ON TOP OF MOUNT EVEREST

ELEVEN DISCOVERIES ABOUT THE HUMAN BODY AND OTHER EXPLORATIONS OF SCIENCE IN ACTION

In lightly revised articles that first appeared in Highlights, Myers looks at 11 topics in human biology, from hard-to-explain puzzlers like laughter and tongue rolling, to the deleterious effects of loud noises, ultraviolet rays and smoking. Boiling down (cited) research reports, he writes in fluent, informal prose, slipping in references to questions or comments received from children along with the occasional statistic or scientific term. Though he sounds several cautionary notes—particularly about the dangers of cigarettes, which Boyles backs up with a chapter on smoking as an addiction among young people—the overall tone is light, bucked up by Rice’s colorful diagrams and cartoon vignettes, plus a lively photo or two. Consistently attentive to the interests of his intended audience, Myers is one of the most engaging science writers around; here he’s in top form, and rare is the reader who will be able to resist his invitation to see what makes us, and the world, tick. (bibliography) (Nonfiction. 8-10)

Pub Date: Aug. 1, 2005

ISBN: 1-59078-252-6

Page Count: 64

Publisher: Boyds Mills

Review Posted Online: May 20, 2010

Kirkus Reviews Issue: July 15, 2005

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Friends of these pollinators will be best served elsewhere.

1001 BEES

This book is buzzing with trivia.

Follow a swarm of bees as they leave a beekeeper’s apiary in search of a new home. As the scout bees traverse the fields, readers are provided with a potpourri of facts and statements about bees. The information is scattered—much like the scout bees—and as a result, both the nominal plot and informational content are tissue-thin. There are some interesting facts throughout the book, but many pieces of trivia are too, well trivial, to prove useful. For example, as the bees travel, readers learn that “onion flowers are round and fluffy” and “fennel is a plant that is used in cooking.” Other facts are oversimplified and as a result are not accurate. For example, monofloral honey is defined as “made by bees who visit just one kind of flower” with no acknowledgment of the fact that bees may range widely, and swarm activity is described as a springtime event, when it can also occur in summer and early fall. The information in the book, such as species identification and measurement units, is directed toward British readers. The flat, thin-lined artwork does little to enhance the story, but an “I spy” game challenging readers to find a specific bee throughout is amusing.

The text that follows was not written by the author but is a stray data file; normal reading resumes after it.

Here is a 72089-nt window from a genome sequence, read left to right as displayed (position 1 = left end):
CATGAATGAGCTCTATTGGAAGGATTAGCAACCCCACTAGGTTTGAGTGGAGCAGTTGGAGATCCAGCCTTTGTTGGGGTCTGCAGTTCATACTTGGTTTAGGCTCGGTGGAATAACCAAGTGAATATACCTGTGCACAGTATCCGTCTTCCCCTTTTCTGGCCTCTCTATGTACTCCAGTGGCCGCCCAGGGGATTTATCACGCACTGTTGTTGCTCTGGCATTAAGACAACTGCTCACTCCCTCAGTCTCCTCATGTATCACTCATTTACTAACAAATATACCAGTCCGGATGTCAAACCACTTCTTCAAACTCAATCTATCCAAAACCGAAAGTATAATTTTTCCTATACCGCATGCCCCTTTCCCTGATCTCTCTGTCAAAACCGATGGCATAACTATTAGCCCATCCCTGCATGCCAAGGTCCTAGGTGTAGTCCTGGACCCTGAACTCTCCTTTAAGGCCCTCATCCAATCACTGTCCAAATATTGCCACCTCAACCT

Friends of these pollinators will be best served elsewhere. (Informational picture book. 8-10)

Pub Date: May 18, 2021

ISBN: 978-0-500-65265-7

Page Count: 32

Publisher: Thames & Hudson

Review Posted Online: April 14, 2021

Kirkus Reviews Issue: May 1, 2021

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THE PUMPKIN BOOK

The Pumpkin Book (32 pp.; $16.95; Sept. 15; 0-8234-1465-5): From seed to vine and blossom to table, Gibbons traces the growth cycle of everyone’s favorite autumn symbol—the pumpkin. Meticulous drawings detail the transformation of tiny seeds to the colorful gourds that appear at roadside stands and stores in the fall. Directions for planting a pumpkin patch, carving a jack-o’-lantern, and drying the seeds give young gardeners the instructions they need to grow and enjoy their own golden globes. (Picture book. 4-8)

Pub Date: Sept. 15, 1999

ISBN: 0-8234-1465-5

Page Count: 32

Publisher: Holiday House

Review Posted Online: May 20, 2010

Kirkus Reviews Issue: July 15, 1999

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